After Tuesday’s night loss to the Atlanta Braves, the Mets fell to under .500 for the first time since May 16. There’s a lot of blame to go around for a New York team that’s largely struggled out of the gate. And while there’s two-thirds of the season still remaining, the likelihood that the Mets reach the 100-win mark, as they did last season, becomes increasingly less likely with each loss.
The Mets have lost four straight games and the team’s slumping offense is largely responsible for why they’ve fallen under .500. If you ask any Mets fan, one of the largest culprits for the team’s lack of offensive success is not Pete Alonso or Francisco Lindor, but rather a designated hitter, who is making just $1.5 million on the team with the largest payroll in the sport.
It’s been a rough go of things for Daniel Vogelbach, who has given the Mets close to zero production as the team’s primary DH. In the team’s 6-4 loss on Tuesday night in Atlanta, Vogelbach went 0-for-4 with three strikeouts. Vogelbach is now 6 for his last 47 with one extra-base hit, one RBI, and 16 strikeouts.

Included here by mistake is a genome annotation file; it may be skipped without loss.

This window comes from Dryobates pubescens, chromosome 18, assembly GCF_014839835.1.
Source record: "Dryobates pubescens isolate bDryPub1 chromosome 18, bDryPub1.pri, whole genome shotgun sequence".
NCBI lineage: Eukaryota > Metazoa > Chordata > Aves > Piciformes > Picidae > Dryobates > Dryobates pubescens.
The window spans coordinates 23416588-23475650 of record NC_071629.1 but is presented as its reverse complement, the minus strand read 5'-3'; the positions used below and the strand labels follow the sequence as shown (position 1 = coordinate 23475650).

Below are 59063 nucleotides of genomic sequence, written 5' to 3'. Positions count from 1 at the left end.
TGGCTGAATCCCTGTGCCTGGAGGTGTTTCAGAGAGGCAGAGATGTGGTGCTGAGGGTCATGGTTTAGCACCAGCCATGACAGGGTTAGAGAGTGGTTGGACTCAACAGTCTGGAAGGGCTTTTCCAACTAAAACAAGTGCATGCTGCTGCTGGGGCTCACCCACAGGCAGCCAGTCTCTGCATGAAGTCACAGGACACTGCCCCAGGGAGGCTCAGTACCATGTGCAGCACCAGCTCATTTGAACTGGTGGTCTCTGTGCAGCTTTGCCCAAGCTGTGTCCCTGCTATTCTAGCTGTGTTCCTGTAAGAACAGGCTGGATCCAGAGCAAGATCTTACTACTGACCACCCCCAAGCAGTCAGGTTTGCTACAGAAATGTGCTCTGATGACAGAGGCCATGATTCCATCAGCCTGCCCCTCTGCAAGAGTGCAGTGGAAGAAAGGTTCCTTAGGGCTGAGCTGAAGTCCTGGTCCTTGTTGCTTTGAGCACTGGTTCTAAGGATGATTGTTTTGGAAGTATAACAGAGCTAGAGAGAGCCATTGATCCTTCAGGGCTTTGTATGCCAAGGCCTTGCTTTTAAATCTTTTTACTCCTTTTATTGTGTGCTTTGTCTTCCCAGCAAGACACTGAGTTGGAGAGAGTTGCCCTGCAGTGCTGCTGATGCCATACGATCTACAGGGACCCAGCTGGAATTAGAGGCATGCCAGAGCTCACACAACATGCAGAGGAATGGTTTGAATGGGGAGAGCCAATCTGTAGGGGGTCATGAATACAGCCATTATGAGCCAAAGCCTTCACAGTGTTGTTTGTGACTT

After going 0-for-4 with 3 strikeouts on Tuesday night, Daniel Vogelbach is 6-for-47 with 1 extra-base hit, 1 RBI, and 16 K's.
He's now hitting just .209/.345/.304 for the season.
Mets have to make a decision here. Can't continue to get zero production from primary DH.
— Mike Mayer (@mikemayer22) June 7, 2023
He’s now hitting just .209/.345/.304 and his biggest asset— his on-base percentage, is not all that valuable considering he’s stolen zero bases in his eight-year MLB career and scored less than 200 runs. Vogelbach has just two home runs through 46 games this season and has a total of eight home runs in a Mets uniform, dating back to last season. With his power nowhere to be found, he isn’t bringing much to the table right now offensively. And his manager realizes it.
“Anytime someone’s not following their track record, you’re trying to get them back to it,” Mets manager Buck Showalter said regarding his overall level of concern with Vogelbach’s performance. “He’s frustrated. He knows how much better he’s capable of and he really wants to help the team win.”
The back of Vogelbach’s baseball card points to this ⅓ of the season being an anomaly. But just how long the reeling Mets can wait for his bat to come around remains to be seen.
[SNY on Twitter; photo from Isaiah J. Downing/USA TODAY Sports]